Running Logs - The Unwritten Word
Article by: Michael SelmanReproduced with permission of the author
I have actually been writing about running for a much longer time than I have been "writing" about running. It started way back on July 21, 1982, with the following entry.
"A tough 3 miles in warm weather."
I had already been running since April, but until this day, I had never made an entry in a runner's log. Although I wrote very little that day, I can still remember that the run took place along the road that looped in front of Nassau Community College, and I vividly recall stopping to talk with a couple of friends as I headed to the locker room to shower after the run was done. I didn't write down all the details of that day's run, but I still recollect the unwritten word of everything surrounding that run.
Runner's logs, and the runners they belong to, are often like that. Words can never capture the total essence of a run, and often don't try to. But the imagination and the heart will back up the feelings and the essence that no words can describe. Without the simplicity of the log, for many of us, the spirit of the run might also slip away.
On June 16, 1984, I made the following entry in my log.
"Found a new 10K route to use while they are working on the old route. I may have lost it for good. This is a nice route. 10K in 50.54."
Eventually, this old route WAS lost for good, and soon after I wrote this entry, Interstate 40 forged a path right through the heart of my old daily route. A routes loyalty, however, is no better to our own when it comes to running. I've moved five times since then, leaving the roads I ran behind. The relationship between the runner and the roads he traverses becomes so personal, that I believe the road can feel a loss when the runner no longer commutes along them. Sometimes, progress drives us away from the routes we love. But sometimes, so does our own personal growth.
On July 31st 1986, I wrote the following:
"Trying to come out of a deep running depression. 5 miles is a start."
As I read that entry, I recalled that I had been experiencing upper back problems for over a month before. I had not run for the later half of June. I tried to start up again at the beginning of July, but my mental and physical states were not yet ready. July had covered about 35 miles total.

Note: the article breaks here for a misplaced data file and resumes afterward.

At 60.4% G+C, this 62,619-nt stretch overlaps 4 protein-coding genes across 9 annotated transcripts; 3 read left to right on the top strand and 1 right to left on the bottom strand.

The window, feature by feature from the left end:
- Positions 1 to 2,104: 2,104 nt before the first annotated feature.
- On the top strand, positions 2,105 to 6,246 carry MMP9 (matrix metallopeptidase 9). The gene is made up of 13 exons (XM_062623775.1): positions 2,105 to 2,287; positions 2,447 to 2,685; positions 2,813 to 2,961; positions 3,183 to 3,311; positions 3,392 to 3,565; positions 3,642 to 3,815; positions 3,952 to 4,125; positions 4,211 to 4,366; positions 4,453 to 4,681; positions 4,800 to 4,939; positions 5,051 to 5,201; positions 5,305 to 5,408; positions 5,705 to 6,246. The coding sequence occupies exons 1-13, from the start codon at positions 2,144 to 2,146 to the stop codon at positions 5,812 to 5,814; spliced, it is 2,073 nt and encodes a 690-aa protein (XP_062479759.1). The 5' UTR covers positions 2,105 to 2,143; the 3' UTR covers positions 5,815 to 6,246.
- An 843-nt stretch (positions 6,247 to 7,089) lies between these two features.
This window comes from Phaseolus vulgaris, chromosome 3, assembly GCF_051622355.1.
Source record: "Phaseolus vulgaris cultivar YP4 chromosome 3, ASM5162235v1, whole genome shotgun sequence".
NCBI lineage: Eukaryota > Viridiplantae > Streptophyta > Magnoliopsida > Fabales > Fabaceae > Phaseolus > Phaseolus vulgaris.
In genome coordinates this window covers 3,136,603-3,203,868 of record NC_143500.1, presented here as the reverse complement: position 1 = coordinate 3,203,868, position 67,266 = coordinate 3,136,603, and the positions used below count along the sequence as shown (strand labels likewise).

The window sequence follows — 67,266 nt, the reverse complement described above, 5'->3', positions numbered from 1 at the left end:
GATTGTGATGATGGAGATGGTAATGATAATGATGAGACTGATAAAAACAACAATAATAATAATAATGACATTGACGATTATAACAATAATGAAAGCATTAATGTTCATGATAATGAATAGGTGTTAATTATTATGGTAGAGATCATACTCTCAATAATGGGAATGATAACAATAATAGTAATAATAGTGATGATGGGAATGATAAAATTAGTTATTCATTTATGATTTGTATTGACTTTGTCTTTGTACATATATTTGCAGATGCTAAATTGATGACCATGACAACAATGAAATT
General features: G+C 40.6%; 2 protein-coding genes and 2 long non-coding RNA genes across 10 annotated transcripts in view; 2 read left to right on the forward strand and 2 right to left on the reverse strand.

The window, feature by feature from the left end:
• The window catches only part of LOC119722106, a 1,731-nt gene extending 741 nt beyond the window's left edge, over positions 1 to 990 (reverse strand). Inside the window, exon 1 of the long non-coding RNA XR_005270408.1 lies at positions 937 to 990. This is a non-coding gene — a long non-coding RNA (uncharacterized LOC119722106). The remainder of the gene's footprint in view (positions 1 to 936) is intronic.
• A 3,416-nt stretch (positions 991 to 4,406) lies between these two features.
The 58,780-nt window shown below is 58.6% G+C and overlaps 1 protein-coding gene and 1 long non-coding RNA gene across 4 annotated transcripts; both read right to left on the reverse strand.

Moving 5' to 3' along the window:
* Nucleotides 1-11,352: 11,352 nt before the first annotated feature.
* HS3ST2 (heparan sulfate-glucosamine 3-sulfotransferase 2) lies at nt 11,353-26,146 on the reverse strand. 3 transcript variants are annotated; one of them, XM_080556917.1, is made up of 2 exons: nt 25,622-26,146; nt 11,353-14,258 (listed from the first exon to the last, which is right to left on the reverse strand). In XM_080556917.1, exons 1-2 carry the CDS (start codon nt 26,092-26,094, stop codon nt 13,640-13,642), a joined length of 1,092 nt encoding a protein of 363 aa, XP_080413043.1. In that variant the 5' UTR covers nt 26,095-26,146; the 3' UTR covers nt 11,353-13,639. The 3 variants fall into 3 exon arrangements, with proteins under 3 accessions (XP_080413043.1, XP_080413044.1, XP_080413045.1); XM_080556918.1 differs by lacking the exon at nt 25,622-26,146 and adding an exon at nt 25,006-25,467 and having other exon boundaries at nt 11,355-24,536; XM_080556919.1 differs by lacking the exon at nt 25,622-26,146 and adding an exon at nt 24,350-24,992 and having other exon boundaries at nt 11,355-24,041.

So here it was, the last day of July, and I tried again. Five miles from a standing start. My lower back was hurting the next day, but I still managed a tough 1.5 or so. I ended up missing only three days in all of August, and my final week was my first 40 mile week ever. It was an ecstatic recovery period, and though the miles and times are firmly documented, the overall feelings were mostly documented in the unwritten words of my log.
From year to year, the story has been the same. Most of what is detailed in the log is embedded firmly between the lines. Nobody else could ever pick up your log and have a clue about all it encompasses. And without it, we would not have those memory tags, those hyper-links to the displays in our mind that can only be viewed by ourselves.
Last month, I went to visit my daughter in Israel. Of course, I took my runner's log with me. In fact, it was one of the first things I packed. As it turned out, I ended up running only one time while I was there, but sometimes, running has to take a back seat. I hardly even missed it, as the days were full of the types of things I could not do every day.
When I got back home, I realized that I had accidentally left my runner's log abroad. Fortunately, I was staying at a relatives house, so an e-mail request had it back on its way back home. But mail from that far away takes time. So I waited.
I'm a traditionalist. I like the physical act of writing in my log, so I was resistant to the on-line variety. I tried one for a week or so, and I actually liked it, but it wasn't the same. So I stopped using it. That was over a month ago.
It's been interesting running without logging over the past month. In a way, it reminded me of the old philosophical question "If a tree falls in the forest, and nobody is around to hear it, does it make a noise?" My angle was "If I run 30 miles in a week, but I don't enter it in my log, and I can't remember the miles vividly, did I run?" My heart knows the answer to that one.
Yesterday, my trusty log arrived in the mail. I have not rushed to retrofit the last month on the blank pages. In fact, I may even keep them blank, and pick it up again on tomorrow morning's run. To go back now, and try to paint the picture of the last month would most likely be a futile effort. To be effective, the original entry must be almost real time. Otherwise the paint dries before it even hits the canvas. You can't paint a good picture that way.
Besides, this past blank month, as I look back on it years from now, will no doubt tell a vivid story. It might even speak volumes. It's a perfect document of the unwritten word.
Michael Selman Roads Scholar Atlanta Georgia USAMichael Selman is a freelance writer who has appeared in publications and web sites throughout the world, including Runner's World, Footnotes, and CoolRunning.